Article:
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The Moonbase

Production Code: HH

First Transmitted

1 - 11/02/1967 17:50

2 - 18/02/1967 17:50

3 - 25/02/1967 17:50

4 - 04/03/1967 17:50

Plot

The TARDIS arrives in 2070 AD on the Moon, where a weather control station under the command of a man named Hobson is in the grip of a plague epidemic - in reality the result of an alien poison planted by the Cybermen.

Polly realises that as the Cybermen's chest units are made of plastic they must be vulnerable to attack by solvents. She and her friends manage to destroy all the Cybermen on the base with a 'cocktail' of such chemicals shot at them through fire extinguishers.

A second wave of Cybermen advances across the lunar surface but, prompted by the Doctor, Hobson uses the base's gravity-generating weather control device, the Gravitron, to send them flying off into space.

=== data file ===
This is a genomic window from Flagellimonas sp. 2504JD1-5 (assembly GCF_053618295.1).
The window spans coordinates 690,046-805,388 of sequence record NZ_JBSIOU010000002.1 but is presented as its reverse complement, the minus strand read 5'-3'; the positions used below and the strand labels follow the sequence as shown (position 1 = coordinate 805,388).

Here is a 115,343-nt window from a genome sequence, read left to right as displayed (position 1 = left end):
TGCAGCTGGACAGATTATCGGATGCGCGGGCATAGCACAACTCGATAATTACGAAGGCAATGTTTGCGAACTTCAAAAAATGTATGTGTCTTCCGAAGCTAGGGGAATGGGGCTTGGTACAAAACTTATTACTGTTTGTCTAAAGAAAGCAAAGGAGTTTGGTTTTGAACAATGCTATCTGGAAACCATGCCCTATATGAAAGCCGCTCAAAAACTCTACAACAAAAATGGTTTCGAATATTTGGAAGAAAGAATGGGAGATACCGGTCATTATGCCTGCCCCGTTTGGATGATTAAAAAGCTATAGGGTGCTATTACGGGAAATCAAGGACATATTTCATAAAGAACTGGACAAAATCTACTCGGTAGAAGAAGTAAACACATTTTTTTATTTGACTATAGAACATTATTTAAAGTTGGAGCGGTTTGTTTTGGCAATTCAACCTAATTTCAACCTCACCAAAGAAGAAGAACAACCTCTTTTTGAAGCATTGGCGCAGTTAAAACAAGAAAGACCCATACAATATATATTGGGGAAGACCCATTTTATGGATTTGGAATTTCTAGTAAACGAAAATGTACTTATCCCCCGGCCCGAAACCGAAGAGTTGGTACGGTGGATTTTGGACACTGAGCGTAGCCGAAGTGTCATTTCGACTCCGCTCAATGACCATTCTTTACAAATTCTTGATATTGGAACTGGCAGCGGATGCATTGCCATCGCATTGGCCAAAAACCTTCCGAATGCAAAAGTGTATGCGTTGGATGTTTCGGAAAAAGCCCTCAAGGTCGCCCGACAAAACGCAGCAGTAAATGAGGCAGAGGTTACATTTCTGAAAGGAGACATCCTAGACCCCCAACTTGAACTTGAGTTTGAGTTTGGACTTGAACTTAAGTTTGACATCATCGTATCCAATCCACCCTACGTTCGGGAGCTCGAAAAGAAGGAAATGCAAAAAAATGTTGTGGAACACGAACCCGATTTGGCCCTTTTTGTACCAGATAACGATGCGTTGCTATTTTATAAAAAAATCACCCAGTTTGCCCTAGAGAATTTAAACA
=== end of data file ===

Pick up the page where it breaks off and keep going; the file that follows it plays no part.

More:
Episode Endings

Polly is looking after the injured Jamie in the base's medical section. He asks for some water and she leaves to get it. When she has gone, a Cyberman enters the medical unit from the store-room and heads for Jamie - who, in his delirium, thinks that it is 'the Phantom Piper' come to claim him...

The Doctor and Hobson try to work out how the Cybermen got into the base and where they have been hiding. They start to make a search of the medical unit and notice a pair of Cyberman shoes protruding from under a sheet on one of the beds. The Cyberman suddenly throws back the sheet and draws its weapon, advancing on the humans.

The Cybermen advance in force across the lunar surface toward the moonbase.

The travellers return quietly to the TARDIS, where the Doctor decides to consult the time scanner - a device capable of giving them a glimpse of their future. It shows a picture of a huge crustacean's claw.